Magazine article Business Credit

Japanese Mind Set: The Roots of Today's Japanese Business Culture

Magazine article Business Credit

Japanese Mind Set: The Roots of Today's Japanese Business Culture

Article excerpt

After I finished my new book, The Asian Mind Game, I contacted Texas oil man T. Boone Pickens and asked him to read it. A month later, he wrote me a letter which said that my book gave an accurate account of the frustrations Americans will encounter when dealing with Japan.

If Mr. Pickens had read the book before he spent $1.2 billion obtaining 26.2 percent of Koito, a leading Japanese auto parts manufacturing company, I am certain he would have thought twice about his Japanese investment decision

Despite being a majority stockholder in Koito, Mr. Pickens was unable to obtain board representation, while lesser stockholders, such as Toyota, Nissan, Matsushita, and many Japanese banks, enjoyed their entitled seats on the Koito board.


In order to have a successful business venture with the Japanese, we must first understand their mind set. Each nation's business culture is deeply influenced by its history, social development, and national values.


Today's Japanese business culture is deeply rooted in the ancient code of the samurai, where duty, loyalty, bravery, and proper etiquette are deemed most important.

During the Tokugawa shogunate in the 17th century, Japan officially adopted a class system similar to that of the Chinese. It divided society into four social classes: samurai, farmers, artisans, and merchants. The samurai class was the highest and most privileged. It included the shogun and all of the ruling lords, as well as their military retainers.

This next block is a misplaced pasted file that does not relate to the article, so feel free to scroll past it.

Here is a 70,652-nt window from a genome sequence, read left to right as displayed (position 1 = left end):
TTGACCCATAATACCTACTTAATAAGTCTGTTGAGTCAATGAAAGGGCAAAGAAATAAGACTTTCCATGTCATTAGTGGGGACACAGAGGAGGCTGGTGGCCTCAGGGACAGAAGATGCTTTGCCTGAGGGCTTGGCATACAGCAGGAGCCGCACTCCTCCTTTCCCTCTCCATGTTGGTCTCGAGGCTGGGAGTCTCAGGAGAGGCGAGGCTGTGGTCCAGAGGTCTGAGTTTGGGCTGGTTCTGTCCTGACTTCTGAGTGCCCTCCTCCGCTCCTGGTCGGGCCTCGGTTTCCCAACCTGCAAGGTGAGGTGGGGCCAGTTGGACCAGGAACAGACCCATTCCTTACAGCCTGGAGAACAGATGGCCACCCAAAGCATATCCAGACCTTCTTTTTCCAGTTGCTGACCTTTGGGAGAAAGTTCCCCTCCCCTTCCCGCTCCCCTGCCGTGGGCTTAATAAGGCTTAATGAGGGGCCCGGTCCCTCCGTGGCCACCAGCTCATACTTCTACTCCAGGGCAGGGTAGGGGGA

As the Meiji government (in the late 19th century) gradually eliminated the expensive anachronism of the samurai class, some samurai turned to a new battlefield--commerce. Since many of the same qualities that made a good samurai also made a good businessman, many samurai were highly successful at commerce.

After the elimination of Japan's class system, Japan became entirely a working class nation. All considered themselves true sons of samurai.


Japanese companies love to brag about their 10-year or 15-year plan; but no one ever mentions to the Westerner the national objectives Japan has pursued over the past 100 years. These objectives were set down in 1868 by Emperor Meiji, who swore Japan would be a rich country, strong in the military power required for the survival of the Japanese race. In pursuit of these objectives, the Japanese decided to make use of Western technology and beat the West at its own game.

After World War II, the Japanese may have changed their strategies and tactics, but not the objectives set by Emperor Meiji for the Japanese nation.


The single most important document in recent Japanese history is the Five Articles Imperial Oath of 1868. The first four articles set the tone for the transformation of Japanese internal attitudes. The fifth article deals with the Japanese attitude toward the West and has served as Japan's guidepost in the formation of foreign and economic policies for the past 100 years.

Many of the unique aspects of Japanese society that are endlessly extolled by Western observers can be traced to one or more of the five articles. Certainly the overall success of their content will cast considerable light on how they affect Japan's contemporary business behavior.

ARTICLE ONE: All matters should be decided by public discussion.

The effect is to create common objectives through group decision making. …

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